In fact I would go so far as to say that organizations that treat employee engagement as a corporate priority will gain significant competitive advantage.
A couple of case studies would be:
- Zappos; they have delegated all decisions to the front lines – the people who are closest to the customers. They let their customer service reps decide what’s best for the customers instead of having specific policies for each case.
That trust can go a long way in building more engaged employees whilst the CMO challenge here is to enhance the overall customer experience.
“We’re willing to give up short-term profits or revenue growth to make sure we have the best culture. In fact, after orientation we offer people $2,000 not to work at Zappos. The ones who stay are right for our culture.” Tony Hsieh, CEO Zappos.
- Southwest Airlines; 97% of employees approve of the leadership of Gary C. Kelly, Vice Chairman and CEO of Southwest Airlines. That is quite a statistic and demonstrates real employee engagement.
Employee engagement is not a quick fix, it is a way of life and needs to be continuous.
It is like culture; you can’t create a new culture, you can only evolve it.
The reason is that culture, like employee engagement, is down to how people behave. It is not words, it is actions and it takes time to change how people behave. However, you can only start the journey if you take the first step.
Here are four areas to consider in starting the journey and tackling this CMO challenge:
Ensure that the organization has a clear and easy to understand core purpose.
Put it in a way that details, “how you will make the lives of your customers’ better”. It should be authentic, have clarity and be achievable.
It should also seamlessly integrate with the company values that define the principles on which it will be delivered.
To take this to the next level, consider developing and sharing an executive balanced scorecard with all employees so they know how the company is progressing and where the challenges lie.
This is about transparency and integrity.
With a crystal clear core purpose, corporate priorities and desired outcomes, organizations can overcome from this CMO challenge and devolve from a command and control management style to one where more responsibility is handed down to individual employees.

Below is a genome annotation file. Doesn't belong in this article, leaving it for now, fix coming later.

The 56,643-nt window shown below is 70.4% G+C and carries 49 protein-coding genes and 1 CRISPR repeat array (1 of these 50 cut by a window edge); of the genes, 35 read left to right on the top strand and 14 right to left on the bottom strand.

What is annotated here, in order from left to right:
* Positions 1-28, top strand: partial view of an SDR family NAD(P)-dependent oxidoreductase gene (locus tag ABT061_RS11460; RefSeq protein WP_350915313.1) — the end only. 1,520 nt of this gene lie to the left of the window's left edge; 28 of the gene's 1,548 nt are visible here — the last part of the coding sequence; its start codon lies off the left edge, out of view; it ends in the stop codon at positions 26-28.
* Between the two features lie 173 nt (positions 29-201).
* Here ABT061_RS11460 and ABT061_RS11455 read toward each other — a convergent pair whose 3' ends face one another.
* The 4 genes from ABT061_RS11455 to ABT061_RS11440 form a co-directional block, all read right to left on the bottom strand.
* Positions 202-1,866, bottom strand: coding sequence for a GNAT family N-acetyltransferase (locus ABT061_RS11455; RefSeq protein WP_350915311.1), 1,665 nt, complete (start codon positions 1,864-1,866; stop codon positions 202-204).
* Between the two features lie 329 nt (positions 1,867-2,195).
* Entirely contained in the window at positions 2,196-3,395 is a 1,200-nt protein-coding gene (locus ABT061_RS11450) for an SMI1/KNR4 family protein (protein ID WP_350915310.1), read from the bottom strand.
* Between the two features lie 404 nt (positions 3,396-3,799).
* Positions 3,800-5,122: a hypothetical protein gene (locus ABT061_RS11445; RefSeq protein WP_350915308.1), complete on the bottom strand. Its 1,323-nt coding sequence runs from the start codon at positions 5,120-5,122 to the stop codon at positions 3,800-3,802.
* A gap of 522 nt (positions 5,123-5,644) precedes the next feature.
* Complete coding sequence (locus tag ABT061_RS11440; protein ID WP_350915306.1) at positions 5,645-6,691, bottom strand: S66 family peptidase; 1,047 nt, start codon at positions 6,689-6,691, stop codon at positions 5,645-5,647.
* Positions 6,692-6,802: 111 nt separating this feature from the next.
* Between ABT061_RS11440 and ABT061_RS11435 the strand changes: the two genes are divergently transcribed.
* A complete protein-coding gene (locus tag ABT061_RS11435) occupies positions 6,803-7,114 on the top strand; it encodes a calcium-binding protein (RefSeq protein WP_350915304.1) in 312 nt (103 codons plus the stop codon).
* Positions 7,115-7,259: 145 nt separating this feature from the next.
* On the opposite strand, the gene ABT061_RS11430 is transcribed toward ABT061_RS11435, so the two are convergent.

This unlocks their creativity, helps create a more dynamic environment and empowers employees with responsibility, respect and trust to find the best way to deliver the required outcomes.
This is about trust and respect.
Employee engagement as a CMO challenge is closely linked to time; a value quickly becoming the new corporate currency.
Time management and more importantly the waste of employee time is becoming the biggest drain on corporate talent.
It is important to find ways to reduce the number and length of update meetings and the number of corporate emails traversing the company.
Your CMO challenge is to move towards a more agile work environment where spontaneous interaction and decision-making becomes the norm.
This is about reducing time waste and increasing responsiveness.
Technology can help employees become more engaged.
It can help people better understand who their colleagues are and enable closer relationships. It can help improve information flow on corporate direction, activities and overall progress.
It can also help improve productivity when people do get together and to create a better collaboration culture.
I wouldn’t usually promote any one company but in this instance Sococo is a game changer as it recreates the personal proximity and functionality of a physical office in an online experience.
Every team that is looking to address employee engagement as their main CMO challenge should consider their platform.
In summary, if you are not thinking about employee engagement as a CMO challenge you should be.
Even if you don’t have or won’t be able to secure a mandate for the corporation, you can still transform your own team. The benefits will be significant and if you succeed, you can be sure that others will follow.
It is one of the benefits of behavior over process.
If the desire is there, it is easier to change, as it all comes down to how individuals wish to act.
If you can start the flywheel, you never know how significant the overall benefits could be to the organization, so don’t hesitate to approach this CMO challenge, take that first step now and start spinning the wheel.